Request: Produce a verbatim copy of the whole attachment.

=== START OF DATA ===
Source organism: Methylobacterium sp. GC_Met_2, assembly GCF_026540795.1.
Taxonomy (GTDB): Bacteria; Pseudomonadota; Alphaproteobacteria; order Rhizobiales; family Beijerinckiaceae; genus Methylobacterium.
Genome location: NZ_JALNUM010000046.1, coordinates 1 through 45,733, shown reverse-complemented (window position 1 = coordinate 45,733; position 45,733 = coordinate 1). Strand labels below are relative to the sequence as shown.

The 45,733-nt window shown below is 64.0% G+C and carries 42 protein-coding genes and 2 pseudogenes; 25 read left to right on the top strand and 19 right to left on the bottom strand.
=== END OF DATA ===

Source organism: Methylobacterium sp. GC_Met_2, assembly GCF_026540795.1.
Taxonomy (GTDB): Bacteria; Pseudomonadota; Alphaproteobacteria; order Rhizobiales; family Beijerinckiaceae; genus Methylobacterium.
Genome location: NZ_JALNUM010000046.1, coordinates 1 through 45,733, shown reverse-complemented (window position 1 = coordinate 45,733; position 45,733 = coordinate 1). Strand labels below are relative to the sequence as shown.

The 45,733-nt window shown below is 64.0% G+C and carries 42 protein-coding genes and 2 pseudogenes; 25 read left to right on the top strand and 19 right to left on the bottom strand.